The Seventh Symphony is not exactly as widely known as his 3rd, 5th, 9th, and probably 6th. However, there are many in the music world that consider it to be the best written of his symphonies (I'm in that group). Richard Wagner notably called it "The Apotheosis of Dance." It was written in 1812 and premiered at a benefit for the soldiers at Hanau. Remember, Napoleon spent four years in the not too distant past besieging Vienna, so all the residents were extremely worn out. This symphony, with its extremely joyous opening, scherzo, and finale, as well as the breathtaking "Allegretto" in the 2nd movement that elicited an encore performance at the career, was one of the biggest hits of Beethoven's career, undoubtedly because it mixed his increasingly effortless technique with an almost Bacchanalian energy that has to uplift pretty much anyone. Some of the aspects of it that I actually appreciate the most are how in the first movement, Beethoven will occasionally start with a sort of musical sequence, and then when you expect it to be resolved loudly, he suddenly drops off the volume and goes with a completely different path, not giving you all the resolution that you expect. I may just be nutty, but I get a kick out of composers subverting expectations on what you think you will hear.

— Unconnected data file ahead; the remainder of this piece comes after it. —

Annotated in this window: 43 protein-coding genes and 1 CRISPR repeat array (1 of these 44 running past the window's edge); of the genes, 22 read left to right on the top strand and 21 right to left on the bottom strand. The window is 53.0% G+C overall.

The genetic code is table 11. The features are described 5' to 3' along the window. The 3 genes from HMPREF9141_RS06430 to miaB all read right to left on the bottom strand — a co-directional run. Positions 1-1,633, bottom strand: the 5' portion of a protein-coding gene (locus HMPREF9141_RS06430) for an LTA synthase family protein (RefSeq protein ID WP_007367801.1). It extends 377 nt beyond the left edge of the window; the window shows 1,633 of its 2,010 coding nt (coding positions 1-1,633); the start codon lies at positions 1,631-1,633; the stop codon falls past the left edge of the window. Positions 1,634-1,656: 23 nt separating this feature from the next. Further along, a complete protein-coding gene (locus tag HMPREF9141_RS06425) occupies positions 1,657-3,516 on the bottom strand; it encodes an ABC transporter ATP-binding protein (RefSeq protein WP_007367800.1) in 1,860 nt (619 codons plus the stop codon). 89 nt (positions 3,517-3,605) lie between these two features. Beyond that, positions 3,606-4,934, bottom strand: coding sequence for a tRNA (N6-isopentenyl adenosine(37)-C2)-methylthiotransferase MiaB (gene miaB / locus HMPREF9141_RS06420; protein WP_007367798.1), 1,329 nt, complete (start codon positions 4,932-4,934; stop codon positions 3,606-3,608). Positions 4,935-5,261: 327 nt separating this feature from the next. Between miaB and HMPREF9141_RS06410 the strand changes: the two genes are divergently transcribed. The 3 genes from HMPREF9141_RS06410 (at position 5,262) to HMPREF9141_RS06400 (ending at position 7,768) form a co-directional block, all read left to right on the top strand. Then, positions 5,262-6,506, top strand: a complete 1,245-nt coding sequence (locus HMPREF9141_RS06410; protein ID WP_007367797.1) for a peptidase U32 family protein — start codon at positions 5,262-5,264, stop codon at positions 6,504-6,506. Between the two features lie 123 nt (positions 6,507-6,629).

The performance here is directed by Herbert von Karajan, who is considered by many to be the ultimate conductor. He and Leonard Bernstein are possibly the two most towering figures in that field for the 20th century. von Karajan is somewhat notorious as well for having been a Nazi party member early on in his career - this led to lots of Jewish musicians refusing to perform with him. However, his supreme musicality seems to have overridden that, and wikipedia claims that he is now the highest selling classical artist of all time.
I would recommend anyone who wants this symphony to just pony out the cash and get a Herbert von Karajan box set of all 9 Beethoven symphonies with his orchestra, the Berlin Philharmonic.
And now, your video - it is all one big video, so I apologize if you wanted it broken up into movements.

EDIT: I forgot to mention, but there was a book I found rather interesting when I read it in middle school called Beethoven's Hair by Russell Martin. It ostensibly is about a lock of Beethoven's hair that has been traveling around from a fellow musician's family, but it synthesized the story of the modern auction of the hair and then its scientific analysis, the story of the family that kept the hair (which included fleeing Denmark during the Holocaust), and a biography of Beethoven. If you are interested in learning more about his life, that might be the most interesting biography to start with.